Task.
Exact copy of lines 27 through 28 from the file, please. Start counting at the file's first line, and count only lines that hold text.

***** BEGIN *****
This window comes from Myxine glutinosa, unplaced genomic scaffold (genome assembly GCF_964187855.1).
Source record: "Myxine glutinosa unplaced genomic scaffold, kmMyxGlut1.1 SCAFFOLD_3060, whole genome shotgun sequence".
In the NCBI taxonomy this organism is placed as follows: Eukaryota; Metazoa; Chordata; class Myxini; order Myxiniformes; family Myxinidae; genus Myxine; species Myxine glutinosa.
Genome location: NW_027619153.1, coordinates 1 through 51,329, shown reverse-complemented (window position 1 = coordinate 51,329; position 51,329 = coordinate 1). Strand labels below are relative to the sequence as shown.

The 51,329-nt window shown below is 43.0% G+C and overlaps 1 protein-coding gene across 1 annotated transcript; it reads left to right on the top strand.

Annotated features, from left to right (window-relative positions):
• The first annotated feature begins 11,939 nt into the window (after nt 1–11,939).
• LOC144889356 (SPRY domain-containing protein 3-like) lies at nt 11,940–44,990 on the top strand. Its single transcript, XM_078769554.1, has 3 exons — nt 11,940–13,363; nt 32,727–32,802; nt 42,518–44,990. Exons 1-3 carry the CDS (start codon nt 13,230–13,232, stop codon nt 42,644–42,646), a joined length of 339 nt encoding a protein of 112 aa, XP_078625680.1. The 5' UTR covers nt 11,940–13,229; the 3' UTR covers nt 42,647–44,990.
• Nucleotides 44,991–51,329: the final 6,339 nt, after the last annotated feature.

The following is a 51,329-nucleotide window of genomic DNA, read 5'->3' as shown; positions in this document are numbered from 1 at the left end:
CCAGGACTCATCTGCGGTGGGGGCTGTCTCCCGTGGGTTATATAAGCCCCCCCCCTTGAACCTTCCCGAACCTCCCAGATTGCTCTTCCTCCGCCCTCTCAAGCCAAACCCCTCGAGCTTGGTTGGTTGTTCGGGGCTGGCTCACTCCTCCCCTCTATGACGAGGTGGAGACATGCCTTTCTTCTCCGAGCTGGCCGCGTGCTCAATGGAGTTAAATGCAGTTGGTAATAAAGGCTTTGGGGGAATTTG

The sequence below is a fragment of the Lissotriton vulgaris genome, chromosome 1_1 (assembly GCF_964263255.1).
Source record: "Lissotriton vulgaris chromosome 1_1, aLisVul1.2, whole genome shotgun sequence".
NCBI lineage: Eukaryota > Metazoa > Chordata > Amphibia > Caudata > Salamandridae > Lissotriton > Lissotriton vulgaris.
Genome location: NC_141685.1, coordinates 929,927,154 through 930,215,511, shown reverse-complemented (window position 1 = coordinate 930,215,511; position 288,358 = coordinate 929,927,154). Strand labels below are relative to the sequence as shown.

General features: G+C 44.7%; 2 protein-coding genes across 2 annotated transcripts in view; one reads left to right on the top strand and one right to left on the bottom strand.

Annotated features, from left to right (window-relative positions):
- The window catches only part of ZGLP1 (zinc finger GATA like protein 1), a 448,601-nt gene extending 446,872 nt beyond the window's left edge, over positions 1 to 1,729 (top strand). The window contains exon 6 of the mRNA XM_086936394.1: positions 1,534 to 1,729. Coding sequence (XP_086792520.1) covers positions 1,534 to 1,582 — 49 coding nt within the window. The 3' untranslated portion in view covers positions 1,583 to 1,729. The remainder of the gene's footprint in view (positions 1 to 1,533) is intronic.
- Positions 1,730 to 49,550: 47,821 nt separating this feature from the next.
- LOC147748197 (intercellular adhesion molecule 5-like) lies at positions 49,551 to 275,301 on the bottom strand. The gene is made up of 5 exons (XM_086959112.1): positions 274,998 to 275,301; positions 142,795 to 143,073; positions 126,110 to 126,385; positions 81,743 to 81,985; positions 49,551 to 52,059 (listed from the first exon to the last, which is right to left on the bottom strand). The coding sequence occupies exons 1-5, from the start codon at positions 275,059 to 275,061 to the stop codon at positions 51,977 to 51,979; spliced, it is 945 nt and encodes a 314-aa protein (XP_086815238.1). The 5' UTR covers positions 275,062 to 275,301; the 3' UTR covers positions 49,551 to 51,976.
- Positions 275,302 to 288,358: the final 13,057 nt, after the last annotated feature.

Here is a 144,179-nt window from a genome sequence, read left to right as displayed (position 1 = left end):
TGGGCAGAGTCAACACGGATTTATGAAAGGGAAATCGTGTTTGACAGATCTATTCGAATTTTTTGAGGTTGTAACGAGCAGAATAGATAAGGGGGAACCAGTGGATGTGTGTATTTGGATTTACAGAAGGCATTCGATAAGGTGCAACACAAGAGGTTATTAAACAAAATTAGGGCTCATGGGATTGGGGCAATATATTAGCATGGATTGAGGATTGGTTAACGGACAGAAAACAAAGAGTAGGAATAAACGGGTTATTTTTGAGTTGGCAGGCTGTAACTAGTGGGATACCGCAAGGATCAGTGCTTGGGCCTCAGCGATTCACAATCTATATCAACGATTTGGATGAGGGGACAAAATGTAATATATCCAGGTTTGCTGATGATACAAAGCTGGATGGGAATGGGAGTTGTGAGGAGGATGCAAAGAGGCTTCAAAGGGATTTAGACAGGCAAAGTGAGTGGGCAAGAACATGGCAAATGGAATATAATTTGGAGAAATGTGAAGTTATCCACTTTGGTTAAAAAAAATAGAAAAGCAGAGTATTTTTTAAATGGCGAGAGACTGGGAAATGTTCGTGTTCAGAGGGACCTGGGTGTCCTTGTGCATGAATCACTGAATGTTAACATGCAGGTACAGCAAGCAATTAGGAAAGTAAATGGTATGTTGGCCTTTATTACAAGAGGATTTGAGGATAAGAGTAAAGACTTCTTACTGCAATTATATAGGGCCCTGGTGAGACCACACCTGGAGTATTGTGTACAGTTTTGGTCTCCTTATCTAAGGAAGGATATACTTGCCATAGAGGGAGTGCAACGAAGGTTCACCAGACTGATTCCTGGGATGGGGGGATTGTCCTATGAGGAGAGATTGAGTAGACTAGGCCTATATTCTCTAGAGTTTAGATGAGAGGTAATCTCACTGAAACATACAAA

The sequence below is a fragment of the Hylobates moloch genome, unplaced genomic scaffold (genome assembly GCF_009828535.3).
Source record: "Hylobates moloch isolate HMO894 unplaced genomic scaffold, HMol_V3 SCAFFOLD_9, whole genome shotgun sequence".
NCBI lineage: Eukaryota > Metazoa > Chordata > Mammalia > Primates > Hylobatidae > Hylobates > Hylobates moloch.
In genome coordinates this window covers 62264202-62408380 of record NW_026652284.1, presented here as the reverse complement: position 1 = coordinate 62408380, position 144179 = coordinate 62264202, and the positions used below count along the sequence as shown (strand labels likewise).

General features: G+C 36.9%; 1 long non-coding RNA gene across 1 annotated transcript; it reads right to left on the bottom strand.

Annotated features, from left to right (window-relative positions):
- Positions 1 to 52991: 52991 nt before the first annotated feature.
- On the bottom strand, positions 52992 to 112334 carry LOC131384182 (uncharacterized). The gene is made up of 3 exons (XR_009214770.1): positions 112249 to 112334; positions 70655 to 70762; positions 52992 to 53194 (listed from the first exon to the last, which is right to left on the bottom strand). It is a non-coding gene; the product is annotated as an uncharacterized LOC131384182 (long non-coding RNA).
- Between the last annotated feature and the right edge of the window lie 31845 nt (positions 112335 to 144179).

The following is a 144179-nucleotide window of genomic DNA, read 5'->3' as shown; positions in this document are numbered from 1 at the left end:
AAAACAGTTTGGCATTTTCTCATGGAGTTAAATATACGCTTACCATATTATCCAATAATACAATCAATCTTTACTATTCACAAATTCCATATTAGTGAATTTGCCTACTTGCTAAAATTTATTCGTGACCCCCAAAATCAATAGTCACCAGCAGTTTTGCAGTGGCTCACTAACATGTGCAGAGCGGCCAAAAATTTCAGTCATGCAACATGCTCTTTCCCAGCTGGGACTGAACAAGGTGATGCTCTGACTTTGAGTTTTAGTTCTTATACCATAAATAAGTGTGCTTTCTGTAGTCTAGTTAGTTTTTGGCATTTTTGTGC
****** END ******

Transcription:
In genome coordinates this window covers 62264202-62408380 of record NW_026652284.1, presented here as the reverse complement: position 1 = coordinate 62408380, position 144179 = coordinate 62264202, and the positions used below count along the sequence as shown (strand labels likewise).

General features: G+C 36.9%; 1 long non-coding RNA gene across 1 annotated transcript; it reads right to left on the bottom strand.